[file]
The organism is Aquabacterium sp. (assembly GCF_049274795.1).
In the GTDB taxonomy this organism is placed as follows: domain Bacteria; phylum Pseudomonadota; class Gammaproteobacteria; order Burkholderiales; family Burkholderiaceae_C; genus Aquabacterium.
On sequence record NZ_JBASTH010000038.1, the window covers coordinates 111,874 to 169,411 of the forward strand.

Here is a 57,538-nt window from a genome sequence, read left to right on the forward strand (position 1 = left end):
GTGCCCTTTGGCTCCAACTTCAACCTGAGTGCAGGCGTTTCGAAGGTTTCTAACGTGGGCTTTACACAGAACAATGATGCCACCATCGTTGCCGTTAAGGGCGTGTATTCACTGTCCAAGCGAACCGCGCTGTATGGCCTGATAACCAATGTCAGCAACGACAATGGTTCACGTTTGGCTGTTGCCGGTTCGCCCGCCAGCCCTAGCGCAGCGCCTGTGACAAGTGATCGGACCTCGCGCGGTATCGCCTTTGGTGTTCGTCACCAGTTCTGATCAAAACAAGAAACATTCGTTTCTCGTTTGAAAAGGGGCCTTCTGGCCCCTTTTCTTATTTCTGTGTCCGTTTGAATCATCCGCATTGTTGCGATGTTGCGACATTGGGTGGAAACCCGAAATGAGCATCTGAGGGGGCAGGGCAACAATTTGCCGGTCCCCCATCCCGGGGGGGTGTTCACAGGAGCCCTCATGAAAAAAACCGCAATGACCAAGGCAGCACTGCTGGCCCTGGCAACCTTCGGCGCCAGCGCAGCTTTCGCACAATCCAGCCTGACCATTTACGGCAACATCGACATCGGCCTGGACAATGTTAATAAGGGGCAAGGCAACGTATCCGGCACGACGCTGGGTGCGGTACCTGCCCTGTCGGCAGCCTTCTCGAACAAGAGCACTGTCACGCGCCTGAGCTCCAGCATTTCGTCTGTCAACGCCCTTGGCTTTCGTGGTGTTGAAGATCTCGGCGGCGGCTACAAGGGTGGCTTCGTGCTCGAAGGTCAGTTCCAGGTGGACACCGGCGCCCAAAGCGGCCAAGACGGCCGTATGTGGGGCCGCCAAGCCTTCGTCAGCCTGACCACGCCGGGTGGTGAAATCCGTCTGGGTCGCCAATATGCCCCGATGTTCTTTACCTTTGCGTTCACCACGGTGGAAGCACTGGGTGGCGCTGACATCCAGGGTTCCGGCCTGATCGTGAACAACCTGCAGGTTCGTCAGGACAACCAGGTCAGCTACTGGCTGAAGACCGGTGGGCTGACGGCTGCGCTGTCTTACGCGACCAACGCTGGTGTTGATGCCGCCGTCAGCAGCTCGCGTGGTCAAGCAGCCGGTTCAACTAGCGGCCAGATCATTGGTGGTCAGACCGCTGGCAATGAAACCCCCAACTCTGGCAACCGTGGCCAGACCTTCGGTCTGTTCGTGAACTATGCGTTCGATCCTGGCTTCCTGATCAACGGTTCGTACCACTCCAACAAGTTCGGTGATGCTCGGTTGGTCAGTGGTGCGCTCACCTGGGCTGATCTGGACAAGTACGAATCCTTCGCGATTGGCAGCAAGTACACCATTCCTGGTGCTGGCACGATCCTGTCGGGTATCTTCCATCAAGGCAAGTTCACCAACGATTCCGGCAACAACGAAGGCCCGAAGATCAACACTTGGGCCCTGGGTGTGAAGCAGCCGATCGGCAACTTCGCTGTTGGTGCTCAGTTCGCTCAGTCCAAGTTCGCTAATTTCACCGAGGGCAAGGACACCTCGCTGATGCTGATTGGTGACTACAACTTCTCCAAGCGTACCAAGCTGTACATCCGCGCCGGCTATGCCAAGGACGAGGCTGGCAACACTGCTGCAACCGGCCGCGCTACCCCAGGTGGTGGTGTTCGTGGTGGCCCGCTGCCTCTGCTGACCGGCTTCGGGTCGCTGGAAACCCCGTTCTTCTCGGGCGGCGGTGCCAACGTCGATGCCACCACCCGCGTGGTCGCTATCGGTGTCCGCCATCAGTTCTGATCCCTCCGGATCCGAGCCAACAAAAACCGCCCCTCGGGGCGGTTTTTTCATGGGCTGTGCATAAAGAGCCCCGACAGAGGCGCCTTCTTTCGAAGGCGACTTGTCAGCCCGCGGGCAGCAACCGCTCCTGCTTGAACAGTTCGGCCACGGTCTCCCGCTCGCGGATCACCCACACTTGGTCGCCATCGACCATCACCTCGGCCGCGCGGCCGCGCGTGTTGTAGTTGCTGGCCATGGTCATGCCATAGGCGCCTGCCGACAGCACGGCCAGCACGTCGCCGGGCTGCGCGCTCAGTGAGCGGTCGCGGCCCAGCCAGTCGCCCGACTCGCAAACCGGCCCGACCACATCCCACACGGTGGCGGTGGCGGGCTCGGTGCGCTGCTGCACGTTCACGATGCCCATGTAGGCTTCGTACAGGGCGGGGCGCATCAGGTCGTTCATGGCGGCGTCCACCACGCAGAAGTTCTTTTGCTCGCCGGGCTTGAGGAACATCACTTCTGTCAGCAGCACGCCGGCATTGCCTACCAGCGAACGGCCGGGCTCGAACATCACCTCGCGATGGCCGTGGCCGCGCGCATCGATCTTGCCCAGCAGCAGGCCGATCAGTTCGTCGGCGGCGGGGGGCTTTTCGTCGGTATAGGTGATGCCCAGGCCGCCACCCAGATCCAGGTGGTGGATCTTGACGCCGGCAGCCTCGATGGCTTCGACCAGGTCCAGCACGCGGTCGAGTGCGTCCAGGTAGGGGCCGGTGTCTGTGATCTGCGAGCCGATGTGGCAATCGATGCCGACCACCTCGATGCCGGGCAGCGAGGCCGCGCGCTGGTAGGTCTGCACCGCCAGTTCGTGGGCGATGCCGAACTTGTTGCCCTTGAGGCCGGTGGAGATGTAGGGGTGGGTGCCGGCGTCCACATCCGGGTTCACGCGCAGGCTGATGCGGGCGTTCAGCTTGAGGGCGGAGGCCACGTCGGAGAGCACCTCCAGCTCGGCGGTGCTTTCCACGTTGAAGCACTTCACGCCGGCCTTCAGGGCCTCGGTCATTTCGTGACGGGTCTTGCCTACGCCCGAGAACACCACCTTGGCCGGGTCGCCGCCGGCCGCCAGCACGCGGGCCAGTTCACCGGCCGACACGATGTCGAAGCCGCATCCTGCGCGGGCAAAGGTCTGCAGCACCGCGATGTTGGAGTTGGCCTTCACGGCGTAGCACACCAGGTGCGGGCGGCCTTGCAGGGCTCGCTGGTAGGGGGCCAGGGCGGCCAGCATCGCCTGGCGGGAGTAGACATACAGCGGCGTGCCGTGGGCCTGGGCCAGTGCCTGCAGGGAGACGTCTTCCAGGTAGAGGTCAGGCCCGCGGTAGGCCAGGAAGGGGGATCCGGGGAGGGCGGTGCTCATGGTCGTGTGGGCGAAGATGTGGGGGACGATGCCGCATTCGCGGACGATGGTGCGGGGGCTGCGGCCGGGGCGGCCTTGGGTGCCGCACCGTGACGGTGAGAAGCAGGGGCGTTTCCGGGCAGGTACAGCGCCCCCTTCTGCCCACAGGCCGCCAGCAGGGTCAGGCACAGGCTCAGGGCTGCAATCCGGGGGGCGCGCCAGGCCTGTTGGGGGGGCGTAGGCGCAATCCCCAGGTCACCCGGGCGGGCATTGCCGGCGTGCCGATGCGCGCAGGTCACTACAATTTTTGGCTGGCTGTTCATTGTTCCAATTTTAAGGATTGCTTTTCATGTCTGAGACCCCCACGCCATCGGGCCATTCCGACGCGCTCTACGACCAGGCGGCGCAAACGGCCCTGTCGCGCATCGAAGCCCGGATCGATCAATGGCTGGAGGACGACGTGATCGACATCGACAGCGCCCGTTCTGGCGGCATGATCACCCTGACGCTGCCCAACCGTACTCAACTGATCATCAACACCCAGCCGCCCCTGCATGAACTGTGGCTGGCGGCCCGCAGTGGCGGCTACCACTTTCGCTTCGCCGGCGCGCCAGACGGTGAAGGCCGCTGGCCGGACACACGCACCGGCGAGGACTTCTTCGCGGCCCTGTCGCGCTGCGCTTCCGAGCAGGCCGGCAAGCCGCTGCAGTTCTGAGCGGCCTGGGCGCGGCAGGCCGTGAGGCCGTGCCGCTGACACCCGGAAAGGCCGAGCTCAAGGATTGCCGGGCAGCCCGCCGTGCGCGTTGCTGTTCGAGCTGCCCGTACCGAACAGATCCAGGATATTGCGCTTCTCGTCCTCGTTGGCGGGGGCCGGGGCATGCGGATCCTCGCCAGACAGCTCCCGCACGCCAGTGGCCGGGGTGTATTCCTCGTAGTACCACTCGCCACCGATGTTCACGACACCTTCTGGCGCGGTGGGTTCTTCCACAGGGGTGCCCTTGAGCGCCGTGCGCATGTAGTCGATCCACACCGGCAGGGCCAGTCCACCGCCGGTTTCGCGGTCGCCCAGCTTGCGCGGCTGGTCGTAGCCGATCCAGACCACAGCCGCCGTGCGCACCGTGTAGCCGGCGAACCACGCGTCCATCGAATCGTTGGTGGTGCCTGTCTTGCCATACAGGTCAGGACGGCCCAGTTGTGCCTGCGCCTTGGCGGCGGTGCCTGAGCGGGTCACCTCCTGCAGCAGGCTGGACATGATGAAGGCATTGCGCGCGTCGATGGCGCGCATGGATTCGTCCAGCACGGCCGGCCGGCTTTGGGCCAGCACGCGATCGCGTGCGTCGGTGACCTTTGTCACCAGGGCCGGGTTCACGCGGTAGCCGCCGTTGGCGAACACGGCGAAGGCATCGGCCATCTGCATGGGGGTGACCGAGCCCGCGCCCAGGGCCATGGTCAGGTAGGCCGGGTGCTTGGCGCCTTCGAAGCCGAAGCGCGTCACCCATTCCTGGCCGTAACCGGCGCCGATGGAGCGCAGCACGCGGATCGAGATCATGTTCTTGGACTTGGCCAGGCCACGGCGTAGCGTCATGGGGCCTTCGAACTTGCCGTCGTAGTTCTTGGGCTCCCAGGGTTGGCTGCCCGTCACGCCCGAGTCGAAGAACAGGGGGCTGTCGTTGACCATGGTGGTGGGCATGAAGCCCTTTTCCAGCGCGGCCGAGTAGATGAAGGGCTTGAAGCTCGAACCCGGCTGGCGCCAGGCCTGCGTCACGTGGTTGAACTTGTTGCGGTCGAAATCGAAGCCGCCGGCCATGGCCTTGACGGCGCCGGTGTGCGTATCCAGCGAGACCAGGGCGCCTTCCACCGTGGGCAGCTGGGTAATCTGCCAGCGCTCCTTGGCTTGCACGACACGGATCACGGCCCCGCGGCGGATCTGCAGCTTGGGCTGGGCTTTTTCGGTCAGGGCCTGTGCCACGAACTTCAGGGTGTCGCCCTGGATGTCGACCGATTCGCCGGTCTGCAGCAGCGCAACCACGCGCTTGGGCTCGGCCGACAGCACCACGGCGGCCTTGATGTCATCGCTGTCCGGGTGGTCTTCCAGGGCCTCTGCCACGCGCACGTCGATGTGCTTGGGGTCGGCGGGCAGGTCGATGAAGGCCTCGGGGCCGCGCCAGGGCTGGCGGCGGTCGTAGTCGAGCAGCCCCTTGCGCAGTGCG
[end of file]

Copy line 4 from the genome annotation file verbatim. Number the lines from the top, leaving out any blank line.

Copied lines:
Here is a 57,538-nt window from a genome sequence, read left to right on the forward strand (position 1 = left end):